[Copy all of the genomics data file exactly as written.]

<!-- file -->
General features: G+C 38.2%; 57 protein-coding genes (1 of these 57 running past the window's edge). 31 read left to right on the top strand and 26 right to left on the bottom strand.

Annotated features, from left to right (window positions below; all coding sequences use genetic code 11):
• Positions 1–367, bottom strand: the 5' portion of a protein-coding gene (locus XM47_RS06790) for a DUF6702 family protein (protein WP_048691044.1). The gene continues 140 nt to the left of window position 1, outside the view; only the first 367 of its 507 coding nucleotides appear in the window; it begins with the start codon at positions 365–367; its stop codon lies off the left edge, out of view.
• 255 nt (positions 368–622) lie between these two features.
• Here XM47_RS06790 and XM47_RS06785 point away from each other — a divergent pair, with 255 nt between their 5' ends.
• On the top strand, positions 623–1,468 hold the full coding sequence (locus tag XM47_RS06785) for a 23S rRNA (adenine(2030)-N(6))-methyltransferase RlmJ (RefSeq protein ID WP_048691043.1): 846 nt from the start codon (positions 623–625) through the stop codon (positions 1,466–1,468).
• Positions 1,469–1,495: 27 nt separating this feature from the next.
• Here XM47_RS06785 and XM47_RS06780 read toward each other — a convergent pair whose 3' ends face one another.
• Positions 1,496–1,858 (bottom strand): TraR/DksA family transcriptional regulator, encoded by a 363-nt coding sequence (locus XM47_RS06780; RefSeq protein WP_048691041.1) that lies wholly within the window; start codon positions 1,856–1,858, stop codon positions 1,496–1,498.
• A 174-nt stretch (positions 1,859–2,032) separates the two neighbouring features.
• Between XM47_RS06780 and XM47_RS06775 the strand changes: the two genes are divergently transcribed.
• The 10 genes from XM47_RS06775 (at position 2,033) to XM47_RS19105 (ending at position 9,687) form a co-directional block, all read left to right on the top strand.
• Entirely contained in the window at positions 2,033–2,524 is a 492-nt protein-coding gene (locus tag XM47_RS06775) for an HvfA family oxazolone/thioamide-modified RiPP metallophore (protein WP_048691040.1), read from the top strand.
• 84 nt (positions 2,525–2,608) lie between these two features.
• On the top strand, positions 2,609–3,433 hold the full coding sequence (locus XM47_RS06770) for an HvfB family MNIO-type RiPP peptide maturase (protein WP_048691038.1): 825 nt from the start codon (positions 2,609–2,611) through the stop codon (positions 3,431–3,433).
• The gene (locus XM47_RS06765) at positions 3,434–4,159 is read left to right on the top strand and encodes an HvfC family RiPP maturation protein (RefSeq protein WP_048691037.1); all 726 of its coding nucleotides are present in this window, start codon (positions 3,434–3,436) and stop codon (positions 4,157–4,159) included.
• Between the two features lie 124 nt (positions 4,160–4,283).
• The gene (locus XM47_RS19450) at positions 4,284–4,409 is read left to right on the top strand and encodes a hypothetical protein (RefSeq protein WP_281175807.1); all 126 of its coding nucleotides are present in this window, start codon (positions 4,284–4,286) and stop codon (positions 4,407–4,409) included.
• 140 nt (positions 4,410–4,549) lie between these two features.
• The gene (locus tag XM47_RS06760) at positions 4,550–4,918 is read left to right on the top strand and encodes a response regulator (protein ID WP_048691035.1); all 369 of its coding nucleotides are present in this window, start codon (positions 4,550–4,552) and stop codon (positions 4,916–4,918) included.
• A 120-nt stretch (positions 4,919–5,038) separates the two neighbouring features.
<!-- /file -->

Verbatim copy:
General features: G+C 38.2%; 57 protein-coding genes (1 of these 57 running past the window's edge). 31 read left to right on the top strand and 26 right to left on the bottom strand.

Annotated features, from left to right (window positions below; all coding sequences use genetic code 11):
• Positions 1–367, bottom strand: the 5' portion of a protein-coding gene (locus XM47_RS06790) for a DUF6702 family protein (protein WP_048691044.1). The gene continues 140 nt to the left of window position 1, outside the view; only the first 367 of its 507 coding nucleotides appear in the window; it begins with the start codon at positions 365–367; its stop codon lies off the left edge, out of view.
• 255 nt (positions 368–622) lie between these two features.
• Here XM47_RS06790 and XM47_RS06785 point away from each other — a divergent pair, with 255 nt between their 5' ends.
• On the top strand, positions 623–1,468 hold the full coding sequence (locus tag XM47_RS06785) for a 23S rRNA (adenine(2030)-N(6))-methyltransferase RlmJ (RefSeq protein ID WP_048691043.1): 846 nt from the start codon (positions 623–625) through the stop codon (positions 1,466–1,468).
• Positions 1,469–1,495: 27 nt separating this feature from the next.
• Here XM47_RS06785 and XM47_RS06780 read toward each other — a convergent pair whose 3' ends face one another.
• Positions 1,496–1,858 (bottom strand): TraR/DksA family transcriptional regulator, encoded by a 363-nt coding sequence (locus XM47_RS06780; RefSeq protein WP_048691041.1) that lies wholly within the window; start codon positions 1,856–1,858, stop codon positions 1,496–1,498.
• A 174-nt stretch (positions 1,859–2,032) separates the two neighbouring features.
• Between XM47_RS06780 and XM47_RS06775 the strand changes: the two genes are divergently transcribed.
• The 10 genes from XM47_RS06775 (at position 2,033) to XM47_RS19105 (ending at position 9,687) form a co-directional block, all read left to right on the top strand.
• Entirely contained in the window at positions 2,033–2,524 is a 492-nt protein-coding gene (locus tag XM47_RS06775) for an HvfA family oxazolone/thioamide-modified RiPP metallophore (protein WP_048691040.1), read from the top strand.
• 84 nt (positions 2,525–2,608) lie between these two features.
• On the top strand, positions 2,609–3,433 hold the full coding sequence (locus XM47_RS06770) for an HvfB family MNIO-type RiPP peptide maturase (protein WP_048691038.1): 825 nt from the start codon (positions 2,609–2,611) through the stop codon (positions 3,431–3,433).
• The gene (locus XM47_RS06765) at positions 3,434–4,159 is read left to right on the top strand and encodes an HvfC family RiPP maturation protein (RefSeq protein WP_048691037.1); all 726 of its coding nucleotides are present in this window, start codon (positions 3,434–3,436) and stop codon (positions 4,157–4,159) included.
• Between the two features lie 124 nt (positions 4,160–4,283).
• The gene (locus XM47_RS19450) at positions 4,284–4,409 is read left to right on the top strand and encodes a hypothetical protein (RefSeq protein WP_281175807.1); all 126 of its coding nucleotides are present in this window, start codon (positions 4,284–4,286) and stop codon (positions 4,407–4,409) included.
• 140 nt (positions 4,410–4,549) lie between these two features.
• The gene (locus tag XM47_RS06760) at positions 4,550–4,918 is read left to right on the top strand and encodes a response regulator (protein ID WP_048691035.1); all 369 of its coding nucleotides are present in this window, start codon (positions 4,550–4,552) and stop codon (positions 4,916–4,918) included.
• A 120-nt stretch (positions 4,919–5,038) separates the two neighbouring features.